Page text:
Dr. Stob, therefore, advises that the Christian Reformed Synod should declare that “since no article of faith has been put in jeopardy, the theological inquiry must proceed unimpeded, but with all caution and responsibility,” and that the recommendation of the Committee should not be accepted, but instead postponed indefinitely, with the Report being referred to the Churches for study.
All of the above is rather revealing, and it confirms my suggestion in last month’s editorial that the Reformed Journal favors freedom of doctrine on issues on which the Reformed churches have long ago expressed themselves confessionally. I realize full well that Stob’s position is that “no article of faith has been put in jeopardy.” In fact, he attempts to picture Prof. Dekker as being soundly Reformed and as being wholeheartedly devoted to the Reformed faith. With all his pleading, however, Stob really ignores the fundamental issue. For while he claims that Dekker believes the creeds wholeheartedly, that he holds to God’s sovereignty and to salvation by sovereign grace, and that he rejects universal salvation, he ignores the fact that Prof. Dekker has denied the doctrine of particular atonement. Instead, he holds that all that Prof. Dekker taught was in full harmony with the creeds: for “no article of faith has been put in jeopardy.”
Here, of course, is the crux of the issue. If no article of the confession has been contradicted by Prof. Dekker, then, of course, all that he has written must be considered as legitimate theological inquiry and expression within the boundaries of the confessions. And then all the controversy that has raged about Dekker’s position must be placed in the category of a difference of theological opinion within the confines of the confessions. If, however, the opposite is true, as the Report of the Committee seems to imply, and if Dekker’s position cannot stand the test of Scripture and the confessions, then it is in order for the Christian Reformed Church to censure Dekker’s statements, to demand retraction, and to discipline.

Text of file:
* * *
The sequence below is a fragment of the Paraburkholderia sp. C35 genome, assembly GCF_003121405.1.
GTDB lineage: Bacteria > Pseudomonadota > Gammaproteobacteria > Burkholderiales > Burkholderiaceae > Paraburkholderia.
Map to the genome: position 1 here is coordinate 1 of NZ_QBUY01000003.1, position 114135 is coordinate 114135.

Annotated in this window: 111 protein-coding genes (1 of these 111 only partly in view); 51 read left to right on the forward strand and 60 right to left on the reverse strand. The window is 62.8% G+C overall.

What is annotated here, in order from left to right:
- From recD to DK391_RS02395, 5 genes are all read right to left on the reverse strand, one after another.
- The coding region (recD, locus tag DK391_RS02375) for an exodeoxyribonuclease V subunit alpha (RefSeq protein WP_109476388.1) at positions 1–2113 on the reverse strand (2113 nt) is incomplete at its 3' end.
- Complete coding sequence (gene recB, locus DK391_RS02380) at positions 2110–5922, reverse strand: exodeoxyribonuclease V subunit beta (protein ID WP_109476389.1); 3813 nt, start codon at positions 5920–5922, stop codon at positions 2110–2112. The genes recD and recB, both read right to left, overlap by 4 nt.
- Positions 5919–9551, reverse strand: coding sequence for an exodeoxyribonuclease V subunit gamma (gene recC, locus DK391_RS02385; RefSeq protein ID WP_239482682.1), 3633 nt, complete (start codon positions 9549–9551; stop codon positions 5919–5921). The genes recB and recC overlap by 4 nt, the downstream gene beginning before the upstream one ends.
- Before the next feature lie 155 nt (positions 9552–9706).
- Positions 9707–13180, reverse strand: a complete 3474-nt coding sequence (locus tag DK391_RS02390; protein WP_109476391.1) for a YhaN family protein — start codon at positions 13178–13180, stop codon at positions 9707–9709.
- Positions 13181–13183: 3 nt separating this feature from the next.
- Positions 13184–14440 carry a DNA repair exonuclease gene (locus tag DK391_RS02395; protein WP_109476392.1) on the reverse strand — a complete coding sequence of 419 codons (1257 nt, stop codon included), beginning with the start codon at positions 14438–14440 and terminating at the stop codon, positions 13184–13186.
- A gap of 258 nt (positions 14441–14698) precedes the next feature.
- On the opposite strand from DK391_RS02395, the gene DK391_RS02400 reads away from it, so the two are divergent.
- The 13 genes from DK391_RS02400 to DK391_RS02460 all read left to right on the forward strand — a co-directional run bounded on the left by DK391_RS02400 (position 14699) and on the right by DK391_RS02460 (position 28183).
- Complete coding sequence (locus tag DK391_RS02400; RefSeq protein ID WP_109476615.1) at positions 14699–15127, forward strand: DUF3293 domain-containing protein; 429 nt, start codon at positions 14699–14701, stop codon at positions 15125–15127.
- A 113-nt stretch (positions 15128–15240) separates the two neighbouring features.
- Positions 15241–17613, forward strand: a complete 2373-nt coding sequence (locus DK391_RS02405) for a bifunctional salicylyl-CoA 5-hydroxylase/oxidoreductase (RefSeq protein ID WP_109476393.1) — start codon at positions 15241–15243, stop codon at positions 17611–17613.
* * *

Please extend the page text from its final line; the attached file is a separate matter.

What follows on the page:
What the Synod will do about this situation I do not know, and I will not venture to predict. It would seem, however, that if the suggestion of Dr. Stob is not followed, conflict is bound to result. For the Journalseems rather adamant, if not downright militant, in its support of Professor Dekker’s orthodoxy and his right to express himself.
Nevertheless, it should be noted:
1. That the Christian Reformed Church is confronted by a clear case of heresy. Professor Dekker has taught a universal and redemptive love of God; thereby, by implication he has denied sovereign election and reprobation, no matter how vociferously some may assert the contrary. Moreover, he has taught universal atonement and has denied the Reformed and confessional doctrine of particular (or definite or limited) atonement, no matter how vociferously some may emphasize that he does not teach universal salvation (and what Arminian ever taught universal salvation?).
2. That liberty of theological inquiry is not at stake here, as Dr. Stob claims. After all, theological inquiry is a private matter. It is limited to one’s study and research. Any theologian has unlimited rights toinquire into the truth and to inquire even into the validity of the Reformed confessions. Professor Dekker,—and everyone, including Dr. Stob, knows this,—did far more than inquire. He expressed himself; and he did so publicly: and he did so contrary to the Reformed confessions, and contrary to Scripture. He himself stated that the Christian Reformed Church was .in error in its commonly understood doctrine of limited atonement. It is precisely at the point that an officebearer begins to express himself, either publicly or privately, in a manner contrary to the confessions that he becomes subject to the provisions of the Formula of Subscription.